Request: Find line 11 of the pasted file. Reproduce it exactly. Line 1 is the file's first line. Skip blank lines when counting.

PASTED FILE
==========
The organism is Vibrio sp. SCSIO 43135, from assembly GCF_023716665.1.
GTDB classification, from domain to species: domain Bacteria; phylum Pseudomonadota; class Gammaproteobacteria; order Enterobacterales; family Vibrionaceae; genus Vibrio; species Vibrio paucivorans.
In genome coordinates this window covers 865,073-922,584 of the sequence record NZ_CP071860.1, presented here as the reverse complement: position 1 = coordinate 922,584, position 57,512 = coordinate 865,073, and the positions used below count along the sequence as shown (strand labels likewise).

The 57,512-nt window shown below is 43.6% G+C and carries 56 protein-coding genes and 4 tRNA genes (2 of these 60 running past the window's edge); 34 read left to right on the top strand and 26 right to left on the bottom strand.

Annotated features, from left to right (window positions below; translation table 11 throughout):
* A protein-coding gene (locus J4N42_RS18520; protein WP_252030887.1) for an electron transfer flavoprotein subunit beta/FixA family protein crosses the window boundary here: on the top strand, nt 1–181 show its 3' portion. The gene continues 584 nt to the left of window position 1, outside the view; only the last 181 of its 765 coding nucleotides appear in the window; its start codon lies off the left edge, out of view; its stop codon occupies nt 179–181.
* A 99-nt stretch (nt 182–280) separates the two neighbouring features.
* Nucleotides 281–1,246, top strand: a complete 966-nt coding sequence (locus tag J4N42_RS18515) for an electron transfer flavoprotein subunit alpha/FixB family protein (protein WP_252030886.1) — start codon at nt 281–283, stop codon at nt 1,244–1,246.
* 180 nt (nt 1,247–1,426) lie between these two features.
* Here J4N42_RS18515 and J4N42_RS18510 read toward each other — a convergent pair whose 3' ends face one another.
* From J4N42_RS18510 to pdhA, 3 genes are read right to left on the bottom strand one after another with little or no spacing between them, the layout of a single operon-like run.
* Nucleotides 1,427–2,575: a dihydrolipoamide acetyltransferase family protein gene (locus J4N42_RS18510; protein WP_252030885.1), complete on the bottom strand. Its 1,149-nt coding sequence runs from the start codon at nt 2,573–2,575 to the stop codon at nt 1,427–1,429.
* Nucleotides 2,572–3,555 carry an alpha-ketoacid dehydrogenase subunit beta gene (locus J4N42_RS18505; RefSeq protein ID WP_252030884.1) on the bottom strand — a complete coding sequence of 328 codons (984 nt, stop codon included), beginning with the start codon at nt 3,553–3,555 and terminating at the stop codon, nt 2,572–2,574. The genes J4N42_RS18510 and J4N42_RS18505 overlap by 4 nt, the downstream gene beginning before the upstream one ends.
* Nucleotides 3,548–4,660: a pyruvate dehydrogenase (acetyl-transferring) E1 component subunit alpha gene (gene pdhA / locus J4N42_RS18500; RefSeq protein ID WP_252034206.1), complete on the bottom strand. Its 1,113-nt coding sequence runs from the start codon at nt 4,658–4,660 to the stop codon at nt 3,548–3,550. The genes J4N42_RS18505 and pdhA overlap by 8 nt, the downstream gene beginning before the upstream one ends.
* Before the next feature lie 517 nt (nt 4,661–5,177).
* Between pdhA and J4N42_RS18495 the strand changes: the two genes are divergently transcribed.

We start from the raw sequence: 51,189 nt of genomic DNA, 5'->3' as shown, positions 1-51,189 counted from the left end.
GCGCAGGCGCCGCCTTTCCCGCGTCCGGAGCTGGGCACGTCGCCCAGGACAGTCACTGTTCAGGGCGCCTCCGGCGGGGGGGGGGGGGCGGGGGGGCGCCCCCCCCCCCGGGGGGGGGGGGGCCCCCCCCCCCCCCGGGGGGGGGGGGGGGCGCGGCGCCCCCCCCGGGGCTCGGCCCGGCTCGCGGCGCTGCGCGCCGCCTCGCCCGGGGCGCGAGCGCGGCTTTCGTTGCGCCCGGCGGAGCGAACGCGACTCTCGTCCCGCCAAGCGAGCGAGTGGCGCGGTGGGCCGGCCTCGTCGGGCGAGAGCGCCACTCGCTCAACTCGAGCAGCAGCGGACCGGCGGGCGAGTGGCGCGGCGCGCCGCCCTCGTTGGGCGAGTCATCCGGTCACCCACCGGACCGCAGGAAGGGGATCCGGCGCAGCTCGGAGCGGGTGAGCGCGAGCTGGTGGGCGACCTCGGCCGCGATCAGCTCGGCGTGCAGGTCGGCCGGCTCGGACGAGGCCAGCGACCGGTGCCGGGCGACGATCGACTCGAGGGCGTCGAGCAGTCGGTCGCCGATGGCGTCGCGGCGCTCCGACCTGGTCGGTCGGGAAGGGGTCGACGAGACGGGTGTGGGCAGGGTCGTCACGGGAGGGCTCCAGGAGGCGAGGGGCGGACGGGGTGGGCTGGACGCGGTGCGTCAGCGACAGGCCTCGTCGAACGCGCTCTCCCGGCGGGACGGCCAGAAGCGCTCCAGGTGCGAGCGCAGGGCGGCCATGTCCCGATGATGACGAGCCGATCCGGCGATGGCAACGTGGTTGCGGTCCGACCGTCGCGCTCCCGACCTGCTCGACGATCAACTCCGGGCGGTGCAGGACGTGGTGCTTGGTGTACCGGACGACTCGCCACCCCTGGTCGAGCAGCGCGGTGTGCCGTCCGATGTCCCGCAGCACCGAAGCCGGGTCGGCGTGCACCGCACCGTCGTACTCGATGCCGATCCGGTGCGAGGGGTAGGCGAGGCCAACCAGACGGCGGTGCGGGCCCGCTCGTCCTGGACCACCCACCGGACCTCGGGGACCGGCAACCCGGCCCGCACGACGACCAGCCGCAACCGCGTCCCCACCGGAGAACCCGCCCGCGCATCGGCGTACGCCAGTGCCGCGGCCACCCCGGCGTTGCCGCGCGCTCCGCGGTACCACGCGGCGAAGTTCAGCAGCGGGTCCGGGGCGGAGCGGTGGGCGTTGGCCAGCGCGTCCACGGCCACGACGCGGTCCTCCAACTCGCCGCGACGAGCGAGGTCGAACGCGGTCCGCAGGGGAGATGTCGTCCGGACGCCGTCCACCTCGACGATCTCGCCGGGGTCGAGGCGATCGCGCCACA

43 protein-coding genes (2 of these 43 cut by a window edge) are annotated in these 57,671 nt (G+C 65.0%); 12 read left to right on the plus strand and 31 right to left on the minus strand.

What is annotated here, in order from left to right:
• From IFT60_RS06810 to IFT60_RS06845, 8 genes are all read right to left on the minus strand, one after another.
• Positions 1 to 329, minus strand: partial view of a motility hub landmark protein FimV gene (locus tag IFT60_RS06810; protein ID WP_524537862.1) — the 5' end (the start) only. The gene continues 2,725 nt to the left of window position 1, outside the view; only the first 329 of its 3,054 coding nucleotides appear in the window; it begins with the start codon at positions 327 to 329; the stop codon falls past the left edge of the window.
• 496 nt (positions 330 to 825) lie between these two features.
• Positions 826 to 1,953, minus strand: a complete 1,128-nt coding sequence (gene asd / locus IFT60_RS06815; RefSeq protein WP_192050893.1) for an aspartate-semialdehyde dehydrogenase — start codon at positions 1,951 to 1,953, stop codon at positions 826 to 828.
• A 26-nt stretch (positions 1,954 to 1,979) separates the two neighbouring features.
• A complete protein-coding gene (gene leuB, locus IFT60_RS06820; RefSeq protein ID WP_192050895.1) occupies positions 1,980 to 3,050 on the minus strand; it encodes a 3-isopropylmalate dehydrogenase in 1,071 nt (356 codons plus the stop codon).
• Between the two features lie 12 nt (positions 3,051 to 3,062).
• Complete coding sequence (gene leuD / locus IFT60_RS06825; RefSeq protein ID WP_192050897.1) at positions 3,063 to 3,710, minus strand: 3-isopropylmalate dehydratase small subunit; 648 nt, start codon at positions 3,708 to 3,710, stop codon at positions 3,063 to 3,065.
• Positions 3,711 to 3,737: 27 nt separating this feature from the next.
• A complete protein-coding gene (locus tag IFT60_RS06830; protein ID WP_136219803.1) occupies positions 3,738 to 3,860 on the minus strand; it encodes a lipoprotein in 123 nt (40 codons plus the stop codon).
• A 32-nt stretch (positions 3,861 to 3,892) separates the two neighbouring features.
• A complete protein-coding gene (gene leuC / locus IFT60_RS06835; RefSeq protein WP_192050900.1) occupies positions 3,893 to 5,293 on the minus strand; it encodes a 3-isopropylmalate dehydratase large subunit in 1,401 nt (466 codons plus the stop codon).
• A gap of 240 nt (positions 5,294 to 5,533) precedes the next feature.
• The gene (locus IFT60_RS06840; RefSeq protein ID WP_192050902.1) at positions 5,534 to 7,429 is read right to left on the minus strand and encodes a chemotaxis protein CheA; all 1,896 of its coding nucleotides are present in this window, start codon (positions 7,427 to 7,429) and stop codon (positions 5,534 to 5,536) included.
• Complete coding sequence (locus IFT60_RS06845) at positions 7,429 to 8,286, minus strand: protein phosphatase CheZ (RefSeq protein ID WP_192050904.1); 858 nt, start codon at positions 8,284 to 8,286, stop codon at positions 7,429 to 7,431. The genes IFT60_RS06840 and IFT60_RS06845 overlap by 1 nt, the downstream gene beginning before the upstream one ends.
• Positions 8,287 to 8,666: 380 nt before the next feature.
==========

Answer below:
* From J4N42_RS18510 to pdhA, 3 genes are read right to left on the bottom strand one after another with little or no spacing between them, the layout of a single operon-like run.